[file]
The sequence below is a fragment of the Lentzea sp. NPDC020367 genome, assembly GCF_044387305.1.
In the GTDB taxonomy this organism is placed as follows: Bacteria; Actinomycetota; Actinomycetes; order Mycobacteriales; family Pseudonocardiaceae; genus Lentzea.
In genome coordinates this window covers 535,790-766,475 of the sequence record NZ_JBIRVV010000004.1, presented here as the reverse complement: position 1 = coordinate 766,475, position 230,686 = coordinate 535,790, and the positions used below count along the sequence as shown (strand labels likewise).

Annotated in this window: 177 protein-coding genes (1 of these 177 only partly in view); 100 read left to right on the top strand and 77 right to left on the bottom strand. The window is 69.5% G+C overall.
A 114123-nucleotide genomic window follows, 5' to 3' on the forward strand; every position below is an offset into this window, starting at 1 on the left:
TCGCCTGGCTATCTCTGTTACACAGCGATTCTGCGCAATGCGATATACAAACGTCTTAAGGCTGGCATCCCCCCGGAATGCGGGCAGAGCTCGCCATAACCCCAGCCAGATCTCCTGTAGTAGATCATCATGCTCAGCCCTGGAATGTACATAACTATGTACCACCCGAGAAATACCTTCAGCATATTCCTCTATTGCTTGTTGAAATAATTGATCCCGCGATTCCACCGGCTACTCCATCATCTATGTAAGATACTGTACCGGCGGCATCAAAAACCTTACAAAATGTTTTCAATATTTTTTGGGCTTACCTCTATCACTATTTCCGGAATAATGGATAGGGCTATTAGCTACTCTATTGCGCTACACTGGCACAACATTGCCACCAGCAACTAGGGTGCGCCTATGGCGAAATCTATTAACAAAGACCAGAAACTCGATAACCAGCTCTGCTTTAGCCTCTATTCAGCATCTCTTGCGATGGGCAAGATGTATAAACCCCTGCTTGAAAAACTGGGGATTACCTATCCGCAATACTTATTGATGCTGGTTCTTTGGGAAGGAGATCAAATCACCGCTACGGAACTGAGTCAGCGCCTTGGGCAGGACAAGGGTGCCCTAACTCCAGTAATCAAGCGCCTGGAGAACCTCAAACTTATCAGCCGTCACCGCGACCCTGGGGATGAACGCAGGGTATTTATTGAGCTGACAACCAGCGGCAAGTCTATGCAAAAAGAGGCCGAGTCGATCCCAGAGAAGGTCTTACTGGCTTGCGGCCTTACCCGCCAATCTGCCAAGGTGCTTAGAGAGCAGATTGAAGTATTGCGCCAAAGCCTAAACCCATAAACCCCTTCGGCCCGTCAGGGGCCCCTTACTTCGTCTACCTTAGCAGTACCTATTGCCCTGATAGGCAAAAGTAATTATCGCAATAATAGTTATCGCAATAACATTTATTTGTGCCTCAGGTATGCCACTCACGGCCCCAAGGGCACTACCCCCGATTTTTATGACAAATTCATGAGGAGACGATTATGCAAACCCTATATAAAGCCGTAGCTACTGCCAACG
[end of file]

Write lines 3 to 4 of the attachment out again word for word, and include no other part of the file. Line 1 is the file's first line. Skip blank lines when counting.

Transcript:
In genome coordinates this window covers 535,790-766,475 of the sequence record NZ_JBIRVV010000004.1, presented here as the reverse complement: position 1 = coordinate 766,475, position 230,686 = coordinate 535,790, and the positions used below count along the sequence as shown (strand labels likewise).

Annotated in this window: 177 protein-coding genes (1 of these 177 only partly in view); 100 read left to right on the top strand and 77 right to left on the bottom strand. The window is 69.5% G+C overall.